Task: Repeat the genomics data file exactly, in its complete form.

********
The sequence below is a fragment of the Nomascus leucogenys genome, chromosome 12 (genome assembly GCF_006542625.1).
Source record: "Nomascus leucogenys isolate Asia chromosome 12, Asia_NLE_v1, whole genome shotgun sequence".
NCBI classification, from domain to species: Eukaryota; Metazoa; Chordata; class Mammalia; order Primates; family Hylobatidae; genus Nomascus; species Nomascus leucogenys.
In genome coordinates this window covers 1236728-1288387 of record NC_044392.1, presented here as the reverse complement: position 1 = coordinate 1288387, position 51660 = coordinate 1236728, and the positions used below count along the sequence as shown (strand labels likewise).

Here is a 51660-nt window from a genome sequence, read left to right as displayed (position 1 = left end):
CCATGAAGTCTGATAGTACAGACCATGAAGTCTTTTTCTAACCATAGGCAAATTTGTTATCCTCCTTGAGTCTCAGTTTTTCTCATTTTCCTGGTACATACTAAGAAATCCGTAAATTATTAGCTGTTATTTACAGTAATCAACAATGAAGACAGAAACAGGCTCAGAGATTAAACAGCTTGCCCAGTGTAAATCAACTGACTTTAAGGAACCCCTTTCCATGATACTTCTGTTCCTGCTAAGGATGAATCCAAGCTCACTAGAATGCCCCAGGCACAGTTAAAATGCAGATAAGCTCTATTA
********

The sequence below is a fragment of the Nomascus leucogenys genome, chromosome 12 (genome assembly GCF_006542625.1).
Source record: "Nomascus leucogenys isolate Asia chromosome 12, Asia_NLE_v1, whole genome shotgun sequence".
NCBI classification, from domain to species: Eukaryota; Metazoa; Chordata; class Mammalia; order Primates; family Hylobatidae; genus Nomascus; species Nomascus leucogenys.
In genome coordinates this window covers 1236728-1288387 of record NC_044392.1, presented here as the reverse complement: position 1 = coordinate 1288387, position 51660 = coordinate 1236728, and the positions used below count along the sequence as shown (strand labels likewise).

Here is a 51660-nt window from a genome sequence, read left to right as displayed (position 1 = left end):
CCATGAAGTCTGATAGTACAGACCATGAAGTCTTTTTCTAACCATAGGCAAATTTGTTATCCTCCTTGAGTCTCAGTTTTTCTCATTTTCCTGGTACATACTAAGAAATCCGTAAATTATTAGCTGTTATTTACAGTAATCAACAATGAAGACAGAAACAGGCTCAGAGATTAAACAGCTTGCCCAGTGTAAATCAACTGACTTTAAGGAACCCCTTTCCATGATACTTCTGTTCCTGCTAAGGATGAATCCAAGCTCACTAGAATGCCCCAGGCACAGTTAAAATGCAGATAAGCTCTATTA